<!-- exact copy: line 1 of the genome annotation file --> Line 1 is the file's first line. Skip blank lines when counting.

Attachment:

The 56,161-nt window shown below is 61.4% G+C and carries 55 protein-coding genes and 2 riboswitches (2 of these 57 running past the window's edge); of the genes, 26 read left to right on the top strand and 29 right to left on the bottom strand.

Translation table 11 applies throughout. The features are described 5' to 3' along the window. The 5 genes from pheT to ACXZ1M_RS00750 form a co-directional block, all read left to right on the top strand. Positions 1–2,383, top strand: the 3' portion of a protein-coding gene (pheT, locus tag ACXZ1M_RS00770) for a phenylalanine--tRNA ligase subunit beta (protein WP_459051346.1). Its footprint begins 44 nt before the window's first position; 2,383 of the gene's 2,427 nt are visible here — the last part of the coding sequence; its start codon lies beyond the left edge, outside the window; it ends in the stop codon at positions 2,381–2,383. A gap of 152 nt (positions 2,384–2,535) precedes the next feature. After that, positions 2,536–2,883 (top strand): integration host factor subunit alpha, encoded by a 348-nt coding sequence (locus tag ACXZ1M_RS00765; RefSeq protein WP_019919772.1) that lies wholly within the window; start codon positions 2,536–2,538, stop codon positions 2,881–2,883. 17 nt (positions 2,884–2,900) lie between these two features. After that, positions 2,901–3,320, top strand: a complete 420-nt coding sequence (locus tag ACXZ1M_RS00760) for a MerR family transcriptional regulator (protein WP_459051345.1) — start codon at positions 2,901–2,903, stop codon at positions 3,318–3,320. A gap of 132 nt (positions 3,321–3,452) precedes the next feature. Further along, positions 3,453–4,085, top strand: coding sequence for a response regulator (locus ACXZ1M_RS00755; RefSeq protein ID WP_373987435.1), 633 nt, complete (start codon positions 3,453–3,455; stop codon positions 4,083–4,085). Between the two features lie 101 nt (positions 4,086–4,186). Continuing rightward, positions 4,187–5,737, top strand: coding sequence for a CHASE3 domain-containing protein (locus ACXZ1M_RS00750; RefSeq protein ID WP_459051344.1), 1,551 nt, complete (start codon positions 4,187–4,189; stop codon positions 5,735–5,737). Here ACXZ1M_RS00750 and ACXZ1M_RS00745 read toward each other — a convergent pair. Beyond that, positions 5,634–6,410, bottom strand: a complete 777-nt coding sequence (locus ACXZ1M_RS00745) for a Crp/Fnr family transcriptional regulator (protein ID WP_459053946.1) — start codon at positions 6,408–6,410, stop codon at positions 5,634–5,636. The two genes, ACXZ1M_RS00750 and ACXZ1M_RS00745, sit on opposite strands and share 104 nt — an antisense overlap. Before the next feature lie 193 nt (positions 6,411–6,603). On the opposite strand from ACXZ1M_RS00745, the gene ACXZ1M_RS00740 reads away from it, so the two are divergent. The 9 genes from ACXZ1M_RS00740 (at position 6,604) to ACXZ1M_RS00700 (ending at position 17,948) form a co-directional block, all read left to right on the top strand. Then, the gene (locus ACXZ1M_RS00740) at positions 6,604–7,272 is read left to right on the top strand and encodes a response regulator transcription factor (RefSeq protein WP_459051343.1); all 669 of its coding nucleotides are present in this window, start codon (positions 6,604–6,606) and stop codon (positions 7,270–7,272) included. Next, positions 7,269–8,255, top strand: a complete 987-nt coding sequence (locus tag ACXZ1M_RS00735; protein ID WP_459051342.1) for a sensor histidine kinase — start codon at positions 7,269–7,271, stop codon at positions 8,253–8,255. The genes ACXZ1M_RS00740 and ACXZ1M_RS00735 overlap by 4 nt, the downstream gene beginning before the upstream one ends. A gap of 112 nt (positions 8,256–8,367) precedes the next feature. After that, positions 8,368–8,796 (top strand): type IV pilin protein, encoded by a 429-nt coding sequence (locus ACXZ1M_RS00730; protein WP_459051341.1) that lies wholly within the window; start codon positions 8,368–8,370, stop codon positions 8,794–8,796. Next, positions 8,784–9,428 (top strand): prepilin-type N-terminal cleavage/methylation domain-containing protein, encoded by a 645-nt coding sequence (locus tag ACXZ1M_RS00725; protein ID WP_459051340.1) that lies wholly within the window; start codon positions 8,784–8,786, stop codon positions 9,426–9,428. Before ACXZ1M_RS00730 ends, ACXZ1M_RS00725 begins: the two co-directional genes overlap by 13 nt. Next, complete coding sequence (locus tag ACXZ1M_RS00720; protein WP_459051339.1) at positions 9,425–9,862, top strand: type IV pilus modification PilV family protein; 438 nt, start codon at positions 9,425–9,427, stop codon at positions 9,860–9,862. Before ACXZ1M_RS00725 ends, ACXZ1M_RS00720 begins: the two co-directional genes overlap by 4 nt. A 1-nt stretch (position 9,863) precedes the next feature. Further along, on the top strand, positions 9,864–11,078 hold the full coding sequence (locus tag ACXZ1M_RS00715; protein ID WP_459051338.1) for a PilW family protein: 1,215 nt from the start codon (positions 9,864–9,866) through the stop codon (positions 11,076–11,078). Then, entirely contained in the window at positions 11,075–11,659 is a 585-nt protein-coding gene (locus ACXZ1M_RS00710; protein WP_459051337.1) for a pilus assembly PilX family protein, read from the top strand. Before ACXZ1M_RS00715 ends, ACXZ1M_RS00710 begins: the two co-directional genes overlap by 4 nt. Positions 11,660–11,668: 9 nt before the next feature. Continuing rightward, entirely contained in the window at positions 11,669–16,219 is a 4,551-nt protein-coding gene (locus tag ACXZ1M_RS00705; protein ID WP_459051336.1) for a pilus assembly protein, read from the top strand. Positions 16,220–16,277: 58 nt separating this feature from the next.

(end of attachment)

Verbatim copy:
The 56,161-nt window shown below is 61.4% G+C and carries 55 protein-coding genes and 2 riboswitches (2 of these 57 running past the window's edge); of the genes, 26 read left to right on the top strand and 29 right to left on the bottom strand.